Upcycled Art from Cassette Tapes!

upcycled art from cassette tapesI love finding very cool, very fabulous things people are doing in the name of upcycling, and creating something beautiful in the process. Gypsy-Lea Douglas is one such person, who is currently on show at On A Bike Art, The Beth McDonnell Gallery, Kew, Victoria. An artist creating portraiture, using recycled audio cassettes, VHS tapes, vintage radio reels etc she recycles any of these obsolete old tapes into works of art. Starting in 2010, Gypsy-Lea is an artist and a single mother of two boys.  Discovering art at the age of 11, she has been expressing herself through art ever since. She began using pencils, sometimes paint, and then moved onto more unusual mediums like tapes. “I studied Art, Studio Arts, Media and Photography at school. They were the only subjects I was excited to attend. I literally slept through maths and english at times. Sometimes I wagged other classes to play in the school’s photographic darkroom” explains Gypsy.
upcycled art from cassette tapesHow did you start the business and what inspired you?
I started making Tape-Art in 2010. I was thinking about old tapes and how they have become obsolete. It seemed a shame to throw them away after all of the effort someone had put into creating them. These tapes brought so much enjoyment to people in the past and now they were just rubbish. I wondered how I could bring them back to life to honour the artists who created them. So I began making portraits, using the tape from inside the cassette to “draw” the subject.
What made you fall in love with the idea?
I just loved the idea of bringing something back to life, instead of throwing it away. I felt an emotional attachment to the tapes, as if they contained a piece of myself or a piece of the artists involved in creating them. I felt it would be a great injustice to throw away someone’s work.
What are your thoughts on sustainability and how is this part of your business and own home?
We live in an age where everything is disposable, and I think that’s sad. We are filling our oceans and land with rubbish. We think we are doing the world a huge favour when we “recycle” by putting our glass, plastic and paper into a certain bin, and by donating last year’s wardrobe to charity, but the truth is, we need to take a better look at the first two “R’s”; Reduce and Re-Use. We need to cut down on how much we consume. We need to realise the difference between a need and a want, and weigh up the impact on the earth with the benefits of owning a new product. We consume disposable fashion; what was “wearable” last year is “out” this year. Hand-me-downs are seen as something under-privileged people have. It shouldn’t matter what colour or style or pattern it is; if it’s clothes, wear it. If you have clothes, don’t buy new ones just because they’re “super cute”. Everything comes in single-serve, single-use, and is single-purpose and not built to last. How many appliances do you have in your home? A jaffle maker, a donut maker, a toaster, a popcorn maker, a smoothie maker, a snow-cone maker, a fryer, a dehydrator, a kettle, a waffle iron, a blender, a food processor, a slow-cooker, a pressure-cooker…..People have an appliance for every specific application, when we could use one or two multi-use products.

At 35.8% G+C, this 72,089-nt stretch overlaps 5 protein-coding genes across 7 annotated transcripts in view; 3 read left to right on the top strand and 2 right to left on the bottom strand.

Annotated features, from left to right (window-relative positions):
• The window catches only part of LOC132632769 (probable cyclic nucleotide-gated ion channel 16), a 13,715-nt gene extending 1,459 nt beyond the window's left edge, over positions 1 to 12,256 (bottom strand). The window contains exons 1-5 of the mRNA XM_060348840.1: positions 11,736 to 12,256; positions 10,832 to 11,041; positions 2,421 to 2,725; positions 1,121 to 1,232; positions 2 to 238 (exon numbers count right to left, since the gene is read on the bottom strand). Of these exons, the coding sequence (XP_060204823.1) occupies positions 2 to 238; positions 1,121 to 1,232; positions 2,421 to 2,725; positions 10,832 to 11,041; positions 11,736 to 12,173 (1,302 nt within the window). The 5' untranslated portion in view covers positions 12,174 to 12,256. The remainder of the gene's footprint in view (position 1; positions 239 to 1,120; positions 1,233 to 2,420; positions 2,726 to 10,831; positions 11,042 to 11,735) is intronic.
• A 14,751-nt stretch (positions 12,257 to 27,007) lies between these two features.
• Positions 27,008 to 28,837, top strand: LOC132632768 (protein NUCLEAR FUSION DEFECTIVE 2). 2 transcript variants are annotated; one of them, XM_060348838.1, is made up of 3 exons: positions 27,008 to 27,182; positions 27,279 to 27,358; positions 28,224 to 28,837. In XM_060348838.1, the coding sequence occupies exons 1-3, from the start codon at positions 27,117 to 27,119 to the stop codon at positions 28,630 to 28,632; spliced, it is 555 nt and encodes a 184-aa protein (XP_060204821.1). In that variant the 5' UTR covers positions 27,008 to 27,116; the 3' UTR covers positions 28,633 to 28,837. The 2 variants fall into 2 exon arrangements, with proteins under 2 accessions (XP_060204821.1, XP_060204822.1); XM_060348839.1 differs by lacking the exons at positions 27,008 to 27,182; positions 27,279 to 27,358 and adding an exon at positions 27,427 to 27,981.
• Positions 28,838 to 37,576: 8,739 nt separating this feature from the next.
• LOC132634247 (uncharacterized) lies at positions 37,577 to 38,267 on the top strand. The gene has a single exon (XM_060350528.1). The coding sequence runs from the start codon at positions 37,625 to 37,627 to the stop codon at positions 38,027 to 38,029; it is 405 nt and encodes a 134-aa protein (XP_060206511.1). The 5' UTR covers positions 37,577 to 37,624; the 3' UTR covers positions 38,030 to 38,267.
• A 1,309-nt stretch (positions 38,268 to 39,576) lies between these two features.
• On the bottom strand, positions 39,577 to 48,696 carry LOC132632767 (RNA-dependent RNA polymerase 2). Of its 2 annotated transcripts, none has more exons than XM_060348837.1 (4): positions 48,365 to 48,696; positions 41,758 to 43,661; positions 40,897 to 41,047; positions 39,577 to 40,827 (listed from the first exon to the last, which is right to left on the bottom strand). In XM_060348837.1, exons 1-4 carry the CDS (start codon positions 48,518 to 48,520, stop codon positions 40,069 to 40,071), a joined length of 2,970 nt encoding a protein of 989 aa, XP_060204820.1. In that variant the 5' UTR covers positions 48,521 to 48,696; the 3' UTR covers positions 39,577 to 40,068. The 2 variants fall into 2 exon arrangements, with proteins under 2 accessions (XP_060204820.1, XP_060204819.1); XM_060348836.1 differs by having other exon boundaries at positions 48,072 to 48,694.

We consume novelty products which serve no actual purpose. We have 2 dozen different cleaning products in each home. One for this, one for that, one for the other thing. We even have gadgets for our gadgets gadgets! We have single servings of food and drink in individual packaging. It serves a purpose for 5 seconds and then is thrown away.
Instead relying on recycling things (which is a resource-intensive process) we should look at how we can consume less, and use things again. We need to stop with the impulse buys. I’ve seen items on hard rubbish which were brand new and still in the packaging. Ideally, we should stop producing so much junk in the first place. We are consuming our way to the end of the world.
upcycled art from cassette tapes
Do you have any tips for other people wanting to create a sustainable home?
When you pick up an item at the shops, consider whether you really need it. Will it last, serve a purpose, and will it be suitable for re-purposing or recycling in the future? If not, don’t buy it. And I promise you won’t yearn for it later; you will probably just forget all about it! And by doing this you will notice so much more money left in your pocket at the end of the week.
Don’t browse the aisles. Go to the shops with a list of what you need, find it, buy it, and leave! Out of sight, out of mind.
If you need something, try to find it second hand, or create a makeshift version out of something you already own. Search on Gumtree or eBay. You’ll be amazed at what you can find, and how much money you will save. My house is like a recycle centre. I buy what I need second hand, and when it no longer serves a purpose, I use it for something else or put it back into the loop to be snatched up by the next savvy person.
When you have no further use for something, FIND another use. If you can’t find a use, donate or sell it. If it’s not fit for donation or re-sale, recycle it. If it can’t be recycled, let that be a lesson for next time you want to buy something; consider where it is going to end up.
A cluttered home makes a cluttered mind. Do you want to fill it with “stuff” or with experiences and memories?
Helen

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